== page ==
President-elect Trump has proposed to simplify the tax code after his inauguration in 2017. His tax plan is available on his campaign website, aided by his various statements concerning tax reform which are contained in other press releases.
To reduce complexity, Trump would eliminate the personal exemption and head of household filing status. He also would reduce the number of individual income tax brackets from seven brackets to three brackets. He would cap itemized deductions to $100,000 or $200,000, while increasing the standard deduction. He has not proposed any changes to the current rates on capital gains, but he would repeal the net investment income tax that was enacted under the Affordable Care Act. Additionally, he would repeal the alternative minimum tax.
Reduced complexity often comes at the cost of fairness. To balance these concerns, Trump’s proposal contains additional reforms to resolve popular tax issues that were discussed during his campaign. For example, for high-income taxpayers, Trump proposes to tax the carried interests of fund managers as ordinary income as opposed to tax-preferred capital gain. The changes in itemized and standard deductions can be seen in part as motivated by fairness. Further, for low-income taxpayers, his plan offers a “spending rebate” for child care expenses as well as a child care deduction. However, in a move that may make his tax system less fair, Trump proposes replacing the high-rate estate tax with a lower-rate deemed sale of all assets of the decedent, with the first $10M of gains exempted.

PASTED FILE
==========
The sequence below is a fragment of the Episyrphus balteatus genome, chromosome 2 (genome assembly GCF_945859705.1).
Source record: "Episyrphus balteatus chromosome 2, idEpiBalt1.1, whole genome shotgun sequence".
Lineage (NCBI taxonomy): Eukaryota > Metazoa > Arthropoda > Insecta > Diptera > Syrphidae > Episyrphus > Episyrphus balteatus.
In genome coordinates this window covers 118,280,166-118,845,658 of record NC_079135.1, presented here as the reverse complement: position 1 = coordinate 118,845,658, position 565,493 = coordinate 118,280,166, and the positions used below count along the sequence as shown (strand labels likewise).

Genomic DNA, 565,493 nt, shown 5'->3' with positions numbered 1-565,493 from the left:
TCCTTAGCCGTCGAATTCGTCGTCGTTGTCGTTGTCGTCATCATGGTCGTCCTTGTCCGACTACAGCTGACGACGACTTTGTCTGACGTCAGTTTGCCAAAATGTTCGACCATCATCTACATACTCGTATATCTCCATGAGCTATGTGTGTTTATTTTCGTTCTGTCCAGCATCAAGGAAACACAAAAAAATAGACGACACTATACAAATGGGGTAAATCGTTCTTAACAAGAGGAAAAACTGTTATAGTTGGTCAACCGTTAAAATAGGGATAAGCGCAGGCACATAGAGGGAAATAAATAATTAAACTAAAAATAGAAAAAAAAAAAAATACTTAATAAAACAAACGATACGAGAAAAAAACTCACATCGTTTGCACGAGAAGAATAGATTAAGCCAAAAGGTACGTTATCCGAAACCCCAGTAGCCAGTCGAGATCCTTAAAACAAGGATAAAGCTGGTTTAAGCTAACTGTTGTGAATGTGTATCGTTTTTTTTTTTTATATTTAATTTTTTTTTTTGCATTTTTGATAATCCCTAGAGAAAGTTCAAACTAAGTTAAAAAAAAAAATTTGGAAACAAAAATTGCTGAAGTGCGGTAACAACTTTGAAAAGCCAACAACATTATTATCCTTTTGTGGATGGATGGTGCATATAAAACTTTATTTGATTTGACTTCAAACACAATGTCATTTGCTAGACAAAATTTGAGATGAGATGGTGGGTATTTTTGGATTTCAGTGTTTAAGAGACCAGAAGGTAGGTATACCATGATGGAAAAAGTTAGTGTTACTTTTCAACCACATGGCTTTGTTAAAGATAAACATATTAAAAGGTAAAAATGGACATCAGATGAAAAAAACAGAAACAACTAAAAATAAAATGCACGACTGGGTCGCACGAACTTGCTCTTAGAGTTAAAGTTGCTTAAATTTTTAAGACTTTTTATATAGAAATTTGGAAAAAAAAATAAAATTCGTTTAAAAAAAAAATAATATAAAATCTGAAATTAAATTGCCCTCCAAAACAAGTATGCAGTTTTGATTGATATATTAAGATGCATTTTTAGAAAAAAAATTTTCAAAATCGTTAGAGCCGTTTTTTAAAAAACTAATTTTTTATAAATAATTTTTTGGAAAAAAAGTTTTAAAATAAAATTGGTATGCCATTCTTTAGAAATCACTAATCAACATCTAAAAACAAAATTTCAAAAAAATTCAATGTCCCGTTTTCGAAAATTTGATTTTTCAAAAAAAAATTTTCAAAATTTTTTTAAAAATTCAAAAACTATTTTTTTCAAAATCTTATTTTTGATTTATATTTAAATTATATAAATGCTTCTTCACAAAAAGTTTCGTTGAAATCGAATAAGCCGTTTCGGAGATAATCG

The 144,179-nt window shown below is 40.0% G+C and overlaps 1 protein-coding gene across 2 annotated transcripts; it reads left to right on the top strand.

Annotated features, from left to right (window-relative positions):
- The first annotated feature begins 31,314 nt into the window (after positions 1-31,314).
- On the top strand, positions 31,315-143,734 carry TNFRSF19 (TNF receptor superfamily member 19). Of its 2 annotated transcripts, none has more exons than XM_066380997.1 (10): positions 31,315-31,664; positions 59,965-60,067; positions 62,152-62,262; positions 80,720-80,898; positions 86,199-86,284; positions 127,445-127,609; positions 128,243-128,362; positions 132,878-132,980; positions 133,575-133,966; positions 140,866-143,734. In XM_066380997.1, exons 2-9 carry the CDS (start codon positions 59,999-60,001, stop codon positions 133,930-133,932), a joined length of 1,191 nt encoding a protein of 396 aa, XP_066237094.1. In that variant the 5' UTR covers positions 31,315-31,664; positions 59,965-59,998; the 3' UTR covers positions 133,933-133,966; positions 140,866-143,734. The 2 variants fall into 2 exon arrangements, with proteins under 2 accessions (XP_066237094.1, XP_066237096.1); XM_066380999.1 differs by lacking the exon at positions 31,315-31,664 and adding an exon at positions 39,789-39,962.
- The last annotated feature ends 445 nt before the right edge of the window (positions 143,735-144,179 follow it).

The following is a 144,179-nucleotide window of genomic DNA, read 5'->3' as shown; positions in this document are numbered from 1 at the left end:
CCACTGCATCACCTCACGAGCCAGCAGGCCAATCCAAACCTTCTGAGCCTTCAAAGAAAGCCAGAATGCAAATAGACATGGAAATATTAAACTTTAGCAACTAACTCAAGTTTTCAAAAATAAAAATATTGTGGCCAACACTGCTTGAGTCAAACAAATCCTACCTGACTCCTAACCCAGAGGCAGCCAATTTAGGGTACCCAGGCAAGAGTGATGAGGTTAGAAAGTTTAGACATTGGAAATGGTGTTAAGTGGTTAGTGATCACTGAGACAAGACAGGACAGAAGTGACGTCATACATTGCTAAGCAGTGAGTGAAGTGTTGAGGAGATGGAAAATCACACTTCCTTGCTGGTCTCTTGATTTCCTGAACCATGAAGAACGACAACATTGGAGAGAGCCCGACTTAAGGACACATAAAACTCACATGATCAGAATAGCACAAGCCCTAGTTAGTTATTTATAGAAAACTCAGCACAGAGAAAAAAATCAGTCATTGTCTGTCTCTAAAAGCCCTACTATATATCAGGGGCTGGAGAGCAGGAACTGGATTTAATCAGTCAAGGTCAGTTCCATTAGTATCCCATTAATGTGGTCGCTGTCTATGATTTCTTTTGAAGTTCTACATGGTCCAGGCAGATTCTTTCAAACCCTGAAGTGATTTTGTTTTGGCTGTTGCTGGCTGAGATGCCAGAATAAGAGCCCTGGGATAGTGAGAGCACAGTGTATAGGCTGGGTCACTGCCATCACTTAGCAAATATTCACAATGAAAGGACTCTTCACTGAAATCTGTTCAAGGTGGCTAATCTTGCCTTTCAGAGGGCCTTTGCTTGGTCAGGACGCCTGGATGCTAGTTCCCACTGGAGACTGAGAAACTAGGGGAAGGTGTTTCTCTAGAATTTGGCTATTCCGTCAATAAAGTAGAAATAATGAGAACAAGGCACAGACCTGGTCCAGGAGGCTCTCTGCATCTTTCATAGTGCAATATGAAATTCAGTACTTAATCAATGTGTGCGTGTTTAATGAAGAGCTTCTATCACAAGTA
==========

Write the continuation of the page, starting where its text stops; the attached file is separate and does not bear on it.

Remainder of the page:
As with the proposed reforms for individuals, Trump intends to reduce complexity by eliminating most corporate tax expenditures. He also wants to reduce the corporate tax rate to 15% (from 35%) and repeal the corporate alternative minimum tax. Trump has also proposed taxing flow-through businesses at an identical rate, although this lower rate appears conditioned on keeping money within the business.
At least for certain electing manufacturing corporations, Trump’s plan provides for electing to immediately expense capital investments at the cost of being unable to deduct interest. This election is the equivalent to exempting the yield of that investment from the corporate income tax. It should be noted that Paul Ryan’s plan would force all businesses onto this instant-expensing, no-interest-deduction regime.
Finally, Trump’s tax plan proposes to tax international corporations that are sheltering income overseas through a deemed repatriation of corporate profits. Moreover, he has suggested a retribution tariff for companies that continue to outsource and move jobs outside of the U.S. Trump appears to prefer a worldwide tax system without deferral, meaning that U.S. multinationals could not avoid taxation by moving income offshore, while other Republicans would only tax U.S. businesses on their U.S.-sourced income.
While it is unclear which of these tax proposals will come to fruition, President-elect Trump’s plan shares many similarities with Paul Ryan’s plan. As speaker of the House, leading a Republican majority, Ryan’s general agreement with the future president will likely lead to many quick and transformative changes to the U.S. tax code this year.